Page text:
In 1993, French chef Jean-Robert de Cavel came to Cincinnati from New York to be Chef de Cuisine of the five-star-rated Maisonette. Over the next 20 years, he drastically changed the way the Queen City looked at French food, became an integral part of our local tapestry and fostered the careers of countless young chefs. In honor of his momentous anniversary, CityBeat asked the acclaimed culinarian, mentor, philanthropist and owner of Jean-Robert’s Table and French Crust Café a question for each of his years spent here.
CityBeat: Did you always want to be a chef?
Jean-Robert de Cavel: Always. I was always the one in the kitchen helping my mom cook for our family.
CB: What originally brought you to Cincinnati?
JR: My first interview at the Maisonette. … I had no idea where Cincinnati was.
CB: Did you have any pre-conceived notions of the city before you arrived?
JR: I was expecting to see a small Chicago, but it was more like a city I wasn’t familiar with in America. I’d only been to big cities or tourist towns like Boston, Chicago and New Orleans.
CB: Did you have any idea when you arrived that you would be here so long?
JR: Never! When you take a job at a five-star restaurant, you have to commit to at least a few years, but the people I met here and a few other factors made me feel comfortable to drop my luggage.
CB: What was your first impression of the city when you arrived?
JR: I enjoyed the skyline and the river surrounded by hills. I was a little disappointed by the low energy downtown, but a few decades later, things are changing for the best.
CB: Did you have to bribe Annette (de Cavel’s wife Annette Pfund-de Cavel, catering account executive at The Hilton Netherland) to move here?
JR: Moving from NYC to here wasn’t easy, but sharing the enthusiasm and welcoming from the Comisar family and Maisonette team made the move less of a challenge. And it helps that Cincinnati is a very German city.
CB: You’ve settled in Northern Kentucky.
JR: We lived in Hyde Park when we got here. I wanted something close to work and Newport is great; it’s the best downtown suburb. Crossing the river is wonderful in any season. But really, I consider myself a Cincinnatian.
CB: You’ve played a huge role in the career of so many chefs in Cincinnati. What’s most gratifying about that?
JR: It’s very satisfying to be recognized for what you do. But I owe so much to the chefs who taught me. And it feels good to be able to do that for other people.
CB: What do you think a chef/owner’s most important role is?
JR: To make your team take ownership so your guests will know and feel it. Running a business is a long-term commitment — a long time after the honeymoon with many people dependent on you.
CB: What do you consider your greatest strength/weakness?
JR: If you ask most people, they’d say my ability to know how flavors go together in my head before I taste a dish. But I think it’s when I commit to something, I commit 150 percent. My weakness is procrastination and my inability to say no.
CB: What advice do you give young people who want to be chefs?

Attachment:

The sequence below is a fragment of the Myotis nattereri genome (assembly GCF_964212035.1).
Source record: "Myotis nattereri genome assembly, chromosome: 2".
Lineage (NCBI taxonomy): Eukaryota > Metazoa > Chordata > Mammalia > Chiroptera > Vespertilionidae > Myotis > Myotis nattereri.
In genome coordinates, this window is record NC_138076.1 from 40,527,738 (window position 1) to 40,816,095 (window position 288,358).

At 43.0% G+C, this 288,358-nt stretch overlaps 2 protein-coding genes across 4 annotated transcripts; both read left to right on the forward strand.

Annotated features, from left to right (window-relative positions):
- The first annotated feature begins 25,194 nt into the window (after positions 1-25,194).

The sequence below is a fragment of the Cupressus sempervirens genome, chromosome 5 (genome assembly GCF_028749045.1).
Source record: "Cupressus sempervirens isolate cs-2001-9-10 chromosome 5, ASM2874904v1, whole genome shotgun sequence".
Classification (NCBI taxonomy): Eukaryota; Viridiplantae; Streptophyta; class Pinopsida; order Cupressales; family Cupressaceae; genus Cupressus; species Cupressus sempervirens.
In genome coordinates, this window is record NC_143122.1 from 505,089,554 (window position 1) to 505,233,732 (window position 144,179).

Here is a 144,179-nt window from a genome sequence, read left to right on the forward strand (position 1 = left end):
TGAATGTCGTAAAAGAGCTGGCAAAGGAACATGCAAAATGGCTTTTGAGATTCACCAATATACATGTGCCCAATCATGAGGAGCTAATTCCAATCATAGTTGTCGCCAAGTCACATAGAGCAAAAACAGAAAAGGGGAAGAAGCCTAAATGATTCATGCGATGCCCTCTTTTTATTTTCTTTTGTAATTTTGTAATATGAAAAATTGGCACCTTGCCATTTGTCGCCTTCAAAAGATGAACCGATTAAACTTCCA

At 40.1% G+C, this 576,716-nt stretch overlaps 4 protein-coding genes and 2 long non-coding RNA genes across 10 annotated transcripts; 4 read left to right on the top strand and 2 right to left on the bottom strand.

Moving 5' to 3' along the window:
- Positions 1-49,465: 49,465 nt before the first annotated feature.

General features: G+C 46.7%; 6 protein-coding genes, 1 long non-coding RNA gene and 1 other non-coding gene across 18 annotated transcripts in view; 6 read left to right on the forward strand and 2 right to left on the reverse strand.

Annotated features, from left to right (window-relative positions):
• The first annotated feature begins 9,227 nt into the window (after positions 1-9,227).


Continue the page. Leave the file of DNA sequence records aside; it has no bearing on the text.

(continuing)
JR: Do not run before you can walk. Strive for perfection. The people around you will make your reputation. You know what you learn, so learn a lot. Don’t forget, a chef is a cook.
CB: How would you feel if your daughter Laeticia wanted to continue the family legacy?
JR: I will be very supportive and will share everything I have learned —especially about the balance of this job — that you have to love what you do.
CB: How do you think Cincinnati’s culinary landscape has changed since you’ve been here?
JR: In 1993, Cincinnati had fine dining and very casual and nothing in between. The gap is now filled with so many more restaurants that are chef driven and supporting local products. I’m very proud of it.
CB: What do you do on your day off?
JR: I try to enjoy family and friends. And stay involved in the community through festivals or the arts.
CB: Do you cook at home? Who do you enjoy dining with most?
JR: Yes, I do. It’s important to sit at the table with family and friends. But my rule is quick, fresh and tasty. I also enjoy going out and supporting local restaurants.
CB: You’ve cooked for some of the most famous/powerful people in the world. Is there anyone you would still like to cook for?
JR: From princesses to presidents, rock stars and Oprah, I’ve enjoyed them all. But I get the most satisfaction out of cooking for everyone who comes to the Table.
CB: How to you plan to celebrate this anniversary year?
JR: It started when the team at Boca and some chef-friends got together to give me the most beautiful 20-year celebration party. I realized during that evening it’s about a solid friendship with the city. So I started making my Cincinnati Bucket List. All this year, you’ll find me celebrating what’s best about Cincinnati. And we’re taking it on the road in May to cook at the James Beard House in New York City.
CB: You recently opened the French Crust Café. Do you have plans to open any more restaurants?
JR: There’s always a pot simmering on my stove…
CB: What’s your plan for the next 20 years?
JR: Keep cooking and enjoying what I do. And making a difference in Cincinnati. And helping the new generation to succeed.
CB: What would you like your legacy to be?
JR: That I enjoyed my life. That everything I’ve done, I’ve done as passionately and positively as I can.